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Stiffening capacitors FAQ's

Stiffening capacitors can help your automotive amplifier deliver more output on peak bass transients. Low frequency causes the most power draw in an amplifier, so automotive subwoofer amplifiers are the main application for stiffening capacitors. Like any other electrical power supply system, automotive charging systems have a finite capability in the amount of power they can supply both continuously and at peak. Adding a stiffening capacitor to your system can improve transient response in an audio system while run at high output levels, and can reduce flickering dash lights, to a point. It should stand to reason that an amplifier cannot draw power from the charging system beyond what the charging system is designed to produce.

What is a stiffening capacitor?

A stiffening capacitor is an extremely large value electrolytic capacitor. Capacitors have the ability (capacity) to store a charge on their "plates". The larger the capacitance, measured in units of Farad, the greater the charge a capacitor can store for a given voltage. Most automotive capacitors can store a charge at 16 to 20 volts, and are rated from about .5 Farad up to 2 Farad or even more. Capacitors have an extremely low internal resistance to current flow, much lower than that of a battery. Capacitors can therefore charge and discharge power much faster than a battery can.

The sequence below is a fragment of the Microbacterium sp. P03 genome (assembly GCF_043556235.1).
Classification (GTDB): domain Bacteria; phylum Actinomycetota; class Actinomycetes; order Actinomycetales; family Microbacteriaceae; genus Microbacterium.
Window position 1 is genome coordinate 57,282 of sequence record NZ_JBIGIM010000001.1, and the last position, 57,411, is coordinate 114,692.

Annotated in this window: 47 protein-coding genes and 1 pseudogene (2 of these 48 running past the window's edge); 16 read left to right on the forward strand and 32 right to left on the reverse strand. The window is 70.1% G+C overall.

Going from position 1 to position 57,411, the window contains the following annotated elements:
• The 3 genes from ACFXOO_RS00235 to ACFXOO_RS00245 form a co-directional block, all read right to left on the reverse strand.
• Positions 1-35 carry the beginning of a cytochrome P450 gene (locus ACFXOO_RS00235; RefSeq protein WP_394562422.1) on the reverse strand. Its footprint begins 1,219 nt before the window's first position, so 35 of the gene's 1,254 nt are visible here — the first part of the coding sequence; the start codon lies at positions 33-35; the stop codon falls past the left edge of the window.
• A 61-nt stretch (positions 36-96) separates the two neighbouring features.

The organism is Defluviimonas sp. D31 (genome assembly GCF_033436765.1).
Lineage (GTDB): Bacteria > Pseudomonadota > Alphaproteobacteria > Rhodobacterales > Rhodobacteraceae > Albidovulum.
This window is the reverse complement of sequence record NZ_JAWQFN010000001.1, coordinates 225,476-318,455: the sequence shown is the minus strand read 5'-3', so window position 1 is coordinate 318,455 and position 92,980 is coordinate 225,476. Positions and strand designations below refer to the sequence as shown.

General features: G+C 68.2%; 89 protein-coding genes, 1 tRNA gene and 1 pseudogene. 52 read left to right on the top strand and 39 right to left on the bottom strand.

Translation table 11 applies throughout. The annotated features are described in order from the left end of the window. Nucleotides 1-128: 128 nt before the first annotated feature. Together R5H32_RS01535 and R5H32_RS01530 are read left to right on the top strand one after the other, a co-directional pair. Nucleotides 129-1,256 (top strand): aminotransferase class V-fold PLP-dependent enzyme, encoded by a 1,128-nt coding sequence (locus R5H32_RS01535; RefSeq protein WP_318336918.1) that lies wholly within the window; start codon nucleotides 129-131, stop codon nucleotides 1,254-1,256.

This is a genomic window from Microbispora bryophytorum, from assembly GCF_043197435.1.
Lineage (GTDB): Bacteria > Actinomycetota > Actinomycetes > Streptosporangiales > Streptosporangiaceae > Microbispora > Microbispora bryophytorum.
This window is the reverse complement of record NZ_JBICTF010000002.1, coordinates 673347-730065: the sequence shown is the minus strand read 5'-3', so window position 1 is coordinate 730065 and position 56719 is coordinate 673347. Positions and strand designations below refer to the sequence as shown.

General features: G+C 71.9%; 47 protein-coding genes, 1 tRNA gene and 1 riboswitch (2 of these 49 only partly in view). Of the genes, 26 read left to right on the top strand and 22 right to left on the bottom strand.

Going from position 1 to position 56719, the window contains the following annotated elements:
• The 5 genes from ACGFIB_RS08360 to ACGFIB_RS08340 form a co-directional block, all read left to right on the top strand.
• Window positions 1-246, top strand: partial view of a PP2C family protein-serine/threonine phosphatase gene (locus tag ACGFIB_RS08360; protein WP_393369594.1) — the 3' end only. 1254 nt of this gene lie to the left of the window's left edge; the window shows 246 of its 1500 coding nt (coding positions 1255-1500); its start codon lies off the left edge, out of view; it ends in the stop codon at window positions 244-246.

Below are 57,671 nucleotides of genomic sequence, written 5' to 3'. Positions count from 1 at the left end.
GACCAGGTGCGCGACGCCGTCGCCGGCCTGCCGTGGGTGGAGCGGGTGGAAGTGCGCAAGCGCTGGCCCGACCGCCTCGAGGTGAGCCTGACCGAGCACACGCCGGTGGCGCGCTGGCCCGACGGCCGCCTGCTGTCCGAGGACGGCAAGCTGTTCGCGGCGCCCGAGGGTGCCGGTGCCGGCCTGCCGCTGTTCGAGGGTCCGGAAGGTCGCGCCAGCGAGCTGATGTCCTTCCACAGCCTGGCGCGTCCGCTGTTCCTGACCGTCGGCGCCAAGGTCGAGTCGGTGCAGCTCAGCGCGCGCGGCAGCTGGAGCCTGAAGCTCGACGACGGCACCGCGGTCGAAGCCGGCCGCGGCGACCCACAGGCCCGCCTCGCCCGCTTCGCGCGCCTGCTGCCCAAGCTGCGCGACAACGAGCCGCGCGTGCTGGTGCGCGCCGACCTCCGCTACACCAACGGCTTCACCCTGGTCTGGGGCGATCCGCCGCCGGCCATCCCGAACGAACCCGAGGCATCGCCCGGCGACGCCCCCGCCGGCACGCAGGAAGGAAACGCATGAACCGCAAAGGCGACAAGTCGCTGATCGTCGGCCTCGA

How does it work?

All capacitors consist of two "plates", separated by an insulator called the "dielectric". Each plate has an external connector. Connected to a source of voltage, electrons are forced onto one plate, and off of the other plate. When the capacitor is fully charged, no more electrons will flow in or out. Disconnected from the source of voltage, the charge will remain between the plates, and the voltage can be measured between the capacitors terminals with a volt meter. A capacitor can store a charge for a very long time.

The capacitor is connected to the positive power line to the amplifier, and then grounded to the vehicle chassis. When initially connected, the capacitor will very quickly charge up to the voltage of the vehicle's battery, usually a little over 12V. So quickly, in fact, that a large spark will occur unless a small resistance is used to slow the rate of charge. More on this in a moment.

Low frequency causes the output transistors in any audio amplifier to remain on and flowing current to the speakers for a longer period than midrange or high frequencies. Low frequency therefore creates the greatest current draw in any audio system. As the source of low frequency in music is usually a drum or bass guitar, the low frequency is mostly in short bursts, or "transients". So subwoofer amplifiers generally draw the most power from an automotive charging system.

When a motor vehicle is running, the power for the electrical system comes from the alternator. Some very high power subwoofer amplifiers are capable of drawing more power from a vehicle's charging system than the alternator can produce. At very high output levels, this can cause the bass "hits" to begin to lose volume, punch, and overall clarity, and can cause lights to dim or flicker. When the amplifier tries to draw more power than the alternator can produce, the voltage in the power line to the amplifier (and everywhere else in the electrical system for that matter) begins to drop. As the voltage in the capacitor is still at 12V, the drop in voltage in the line will cause the capacitor to push charge onto the power line. This bolsters or "stiffens" the voltage in the electrical system until the transient bass "hit" passes. At that time the demand by the amplifier drops, the alternator brings the voltage back up, and the capacitor recovers its charge. It is then ready for the next bass transient.